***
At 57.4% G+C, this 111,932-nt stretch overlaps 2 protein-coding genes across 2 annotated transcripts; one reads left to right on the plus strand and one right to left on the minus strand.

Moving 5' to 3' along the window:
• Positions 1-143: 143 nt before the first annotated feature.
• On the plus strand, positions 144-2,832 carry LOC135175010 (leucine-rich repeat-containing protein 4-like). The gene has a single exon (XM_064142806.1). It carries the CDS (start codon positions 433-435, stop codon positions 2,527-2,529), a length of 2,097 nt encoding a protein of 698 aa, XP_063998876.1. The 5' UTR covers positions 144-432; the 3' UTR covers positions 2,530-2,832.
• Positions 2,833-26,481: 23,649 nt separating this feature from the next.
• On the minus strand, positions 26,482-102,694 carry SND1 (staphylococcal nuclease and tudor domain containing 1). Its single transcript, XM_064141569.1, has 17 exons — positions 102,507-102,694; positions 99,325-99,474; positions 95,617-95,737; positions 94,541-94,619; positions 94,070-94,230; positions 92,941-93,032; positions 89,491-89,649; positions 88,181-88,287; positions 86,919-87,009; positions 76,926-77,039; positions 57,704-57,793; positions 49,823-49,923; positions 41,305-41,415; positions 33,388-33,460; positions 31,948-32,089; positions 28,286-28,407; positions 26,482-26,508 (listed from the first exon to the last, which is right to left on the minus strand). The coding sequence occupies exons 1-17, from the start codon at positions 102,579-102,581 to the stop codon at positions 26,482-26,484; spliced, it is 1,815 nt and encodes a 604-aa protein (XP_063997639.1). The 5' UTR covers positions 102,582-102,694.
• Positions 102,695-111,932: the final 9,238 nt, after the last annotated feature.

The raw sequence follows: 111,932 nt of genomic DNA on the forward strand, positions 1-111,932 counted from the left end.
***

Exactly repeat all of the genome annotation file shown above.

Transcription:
At 57.4% G+C, this 111,932-nt stretch overlaps 2 protein-coding genes across 2 annotated transcripts; one reads left to right on the plus strand and one right to left on the minus strand.

Moving 5' to 3' along the window:
• Positions 1-143: 143 nt before the first annotated feature.
• On the plus strand, positions 144-2,832 carry LOC135175010 (leucine-rich repeat-containing protein 4-like). The gene has a single exon (XM_064142806.1). It carries the CDS (start codon positions 433-435, stop codon positions 2,527-2,529), a length of 2,097 nt encoding a protein of 698 aa, XP_063998876.1. The 5' UTR covers positions 144-432; the 3' UTR covers positions 2,530-2,832.
• Positions 2,833-26,481: 23,649 nt separating this feature from the next.
• On the minus strand, positions 26,482-102,694 carry SND1 (staphylococcal nuclease and tudor domain containing 1). Its single transcript, XM_064141569.1, has 17 exons — positions 102,507-102,694; positions 99,325-99,474; positions 95,617-95,737; positions 94,541-94,619; positions 94,070-94,230; positions 92,941-93,032; positions 89,491-89,649; positions 88,181-88,287; positions 86,919-87,009; positions 76,926-77,039; positions 57,704-57,793; positions 49,823-49,923; positions 41,305-41,415; positions 33,388-33,460; positions 31,948-32,089; positions 28,286-28,407; positions 26,482-26,508 (listed from the first exon to the last, which is right to left on the minus strand). The coding sequence occupies exons 1-17, from the start codon at positions 102,579-102,581 to the stop codon at positions 26,482-26,484; spliced, it is 1,815 nt and encodes a 604-aa protein (XP_063997639.1). The 5' UTR covers positions 102,582-102,694.
• Positions 102,695-111,932: the final 9,238 nt, after the last annotated feature.

The raw sequence follows: 111,932 nt of genomic DNA on the forward strand, positions 1-111,932 counted from the left end.